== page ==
The Nasty Season

I grew up in Tacoma, Washington, where a nice summer day starts out chilly and inches toward seventy-five. Who cares about the week in August when we shield our eyes from that blinding thing in the sky and watch the thermometer push toward ninety? For runners, it’s so infrequent that you can take the day off without any effect.

Not so here in sunny South Carolina. Not for me, anyway. I can barely make it through May, and by June I’m done. Even short runs do me in. A couple of years ago, I finally just quit running and did yoga inside with the AC blowing. I was surprised to come out of the summer lighter and more flexible but, this year, I’d like to keep up with my running through the seasons. Several things help me feel more comfortable in the heat. I’ll have to wait and see how they work when I wake up to 90 degrees with dripping humidity, but I’m hoping to make it at least through June this year. July, if I’m lucky.

If you’re going to run or workout in the heat this year, please consider the following to stave off heat stress and sluggishness: Run shorter routes, and add a second lighter workout. It’s the sun that seems to kill me: it’s weird, but working out in my garage doesn’t have the same effect. If it’s blazing outside, I might cut my run in half and then finish up with some kind of workout in the garage. Or you can do another workout later when you’ve cooled off. Misery in small doses seems a little more bearable.

Some Things To Do:

  1. Ensure you are hydrated before you run. Ignore this and your legs will feel like heavy, cooked spaghetti a mile out. And pee before heading out and notice the color. It should be clear pale yellow. Any darker and you are not hydrated. Drink some water and chill for half an hour or so. Really, You’re not racing in the Olympics today. Do it right. You run to be healthy, right?
  2. And please. Do pee before you run. When it’s this hot outside your body becomes a water processing plant, and the need to pee hits like a truck. Take care of it beforehand to avoid being both baking hot and completely uncomfortable. It’s hard to run with your legs crossed, and around here they shoot strangers running into the woods.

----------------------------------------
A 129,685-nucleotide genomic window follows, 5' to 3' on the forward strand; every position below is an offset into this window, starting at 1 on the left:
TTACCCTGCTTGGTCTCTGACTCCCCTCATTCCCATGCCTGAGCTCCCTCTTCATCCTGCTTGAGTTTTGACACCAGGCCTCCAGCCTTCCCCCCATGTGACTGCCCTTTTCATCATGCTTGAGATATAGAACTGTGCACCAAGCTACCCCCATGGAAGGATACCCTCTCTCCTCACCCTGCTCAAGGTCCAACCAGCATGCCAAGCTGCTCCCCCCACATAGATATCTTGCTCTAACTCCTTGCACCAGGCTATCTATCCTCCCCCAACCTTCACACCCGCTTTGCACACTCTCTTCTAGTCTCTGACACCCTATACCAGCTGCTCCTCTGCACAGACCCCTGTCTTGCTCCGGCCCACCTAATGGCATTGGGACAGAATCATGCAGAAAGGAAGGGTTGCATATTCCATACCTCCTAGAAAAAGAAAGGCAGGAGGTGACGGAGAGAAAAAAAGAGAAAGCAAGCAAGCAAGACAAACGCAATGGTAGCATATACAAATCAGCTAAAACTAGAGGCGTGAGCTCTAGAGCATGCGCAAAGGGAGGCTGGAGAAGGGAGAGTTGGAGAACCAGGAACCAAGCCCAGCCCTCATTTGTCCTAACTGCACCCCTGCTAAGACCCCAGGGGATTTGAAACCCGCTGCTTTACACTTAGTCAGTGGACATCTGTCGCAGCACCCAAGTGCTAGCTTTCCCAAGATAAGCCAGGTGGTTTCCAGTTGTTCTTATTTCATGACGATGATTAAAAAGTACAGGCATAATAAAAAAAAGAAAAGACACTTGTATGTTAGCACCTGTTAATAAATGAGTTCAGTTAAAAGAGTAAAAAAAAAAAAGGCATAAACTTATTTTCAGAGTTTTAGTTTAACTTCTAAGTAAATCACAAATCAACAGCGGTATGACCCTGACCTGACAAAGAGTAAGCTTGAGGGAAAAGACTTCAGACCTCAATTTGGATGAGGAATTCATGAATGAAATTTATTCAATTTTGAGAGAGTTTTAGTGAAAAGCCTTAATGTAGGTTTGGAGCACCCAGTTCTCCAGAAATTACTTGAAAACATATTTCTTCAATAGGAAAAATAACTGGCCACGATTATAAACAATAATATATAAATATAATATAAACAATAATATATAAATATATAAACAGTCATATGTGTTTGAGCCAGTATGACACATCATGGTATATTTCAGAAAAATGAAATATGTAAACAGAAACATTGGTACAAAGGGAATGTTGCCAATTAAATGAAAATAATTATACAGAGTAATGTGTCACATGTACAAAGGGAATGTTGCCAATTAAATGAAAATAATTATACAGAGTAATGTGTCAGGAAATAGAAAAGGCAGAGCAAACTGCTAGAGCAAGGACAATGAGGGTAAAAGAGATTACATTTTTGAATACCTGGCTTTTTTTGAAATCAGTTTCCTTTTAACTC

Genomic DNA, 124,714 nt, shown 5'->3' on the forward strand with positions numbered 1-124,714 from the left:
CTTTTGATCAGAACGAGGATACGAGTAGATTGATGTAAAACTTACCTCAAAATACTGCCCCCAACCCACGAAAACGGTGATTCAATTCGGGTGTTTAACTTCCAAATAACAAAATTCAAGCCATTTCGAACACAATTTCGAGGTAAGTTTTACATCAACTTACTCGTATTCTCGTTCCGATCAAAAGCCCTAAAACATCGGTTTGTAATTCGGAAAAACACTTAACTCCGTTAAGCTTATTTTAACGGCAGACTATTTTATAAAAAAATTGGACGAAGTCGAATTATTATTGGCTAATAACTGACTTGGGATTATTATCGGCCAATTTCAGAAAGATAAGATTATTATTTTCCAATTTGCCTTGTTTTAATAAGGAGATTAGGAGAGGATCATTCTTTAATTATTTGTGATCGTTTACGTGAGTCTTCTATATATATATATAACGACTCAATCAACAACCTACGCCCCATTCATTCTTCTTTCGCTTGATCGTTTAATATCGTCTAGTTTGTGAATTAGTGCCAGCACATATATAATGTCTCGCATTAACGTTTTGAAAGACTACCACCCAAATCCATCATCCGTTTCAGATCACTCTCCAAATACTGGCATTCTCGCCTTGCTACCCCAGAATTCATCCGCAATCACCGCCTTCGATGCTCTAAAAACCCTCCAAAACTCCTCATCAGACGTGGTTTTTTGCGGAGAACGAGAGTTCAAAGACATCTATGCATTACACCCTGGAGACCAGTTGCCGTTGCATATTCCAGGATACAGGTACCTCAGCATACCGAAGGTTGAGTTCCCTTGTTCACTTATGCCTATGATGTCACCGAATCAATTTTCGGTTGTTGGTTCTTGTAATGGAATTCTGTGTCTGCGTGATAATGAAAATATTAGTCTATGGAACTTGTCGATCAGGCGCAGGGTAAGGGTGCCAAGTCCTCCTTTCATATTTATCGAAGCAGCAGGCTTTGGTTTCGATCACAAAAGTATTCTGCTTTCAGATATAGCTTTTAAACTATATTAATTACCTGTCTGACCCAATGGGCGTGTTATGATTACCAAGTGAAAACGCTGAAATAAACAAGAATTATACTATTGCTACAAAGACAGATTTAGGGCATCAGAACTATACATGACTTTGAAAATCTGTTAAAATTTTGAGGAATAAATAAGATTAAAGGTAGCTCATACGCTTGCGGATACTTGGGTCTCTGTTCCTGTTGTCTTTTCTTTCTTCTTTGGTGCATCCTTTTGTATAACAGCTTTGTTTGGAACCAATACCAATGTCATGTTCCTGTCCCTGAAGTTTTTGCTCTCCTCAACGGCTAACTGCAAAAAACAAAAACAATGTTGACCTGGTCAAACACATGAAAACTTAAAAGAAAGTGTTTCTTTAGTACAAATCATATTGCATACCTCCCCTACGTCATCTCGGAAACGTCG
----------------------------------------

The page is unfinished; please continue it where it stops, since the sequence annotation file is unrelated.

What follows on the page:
3. Ramp up your time and miles slowly. This year I started running during the middle of the day as temps began to increase. And if it’s really cooking, I cut my miles. I will run a shorter loop that I can do twice or three times depending on how I’m feeling. A ten-mile out-and-back is too much of a commitment.
  4. Slow down or walk. There have been times when I have slowed to just a running form. An old man shuffle. There have been times that I’ve walked. I burn the same number of calories per mile and enjoy the same workout. And there is a mental reward for finishing your distance. I find that running is more enjoyable standing up rather than laying on the side of the road after fainting from heatstroke. A note: if it embarrasses you to walk when you’re feeling hot and tired and if you’re afraid that Julie and the kids might drive byin their Volvo and see you walking, well, I might as well be the one to tell you: no one really cares what you do.
  5. Wear a hat. I’m not a hat guy, but have learned to like the small bit of shade it gives my eyes. Toss the canvas trucker hat. Wear a lightweight hat meant to wick moisture, and you will definitely feel the relief.
  6. Run as close to naked as you can get. I wear the least I can and not get arrested. I also invested in some running togs made to wick moisture away and keep me cool.  I’ve been surprised to learn how well they work.
  7. Get a hydration pack. I bought one on a whim because I was so baking hot and because it was on sale. Now I hardly leave the house without it.  A must.
  8. Wear sunscreen. An absolute non-negotiable.

And…Some Things Not To Do:

  1. There’s more drama, I think, when your body is baking. You’re strained and having a little less fun. Tiny things that don’t normally bother me loom large. I take an extra minute before I start to make sure I’m all set, knowing that a little pinch in my shoe or the battery in my headphones dying will irritate the crap out of me. Be proactive.
  2. Avoid the rain. At least here in the South. I held off on a run once last year, waiting for the black clouds to open. When the rain came, I ran out expecting a nice Northwest style run. Good bloody gawd. It was the worst run I’ve ever had. It was still ninety degrees, and when the rain hit the pavement it turned the entire street into a steam bath. I have never been on such an uncomfortable run.

So take it slow. Take it easy. Let your body acclimate. Remember that you do this for fun and that you would like to do it again tomorrow.


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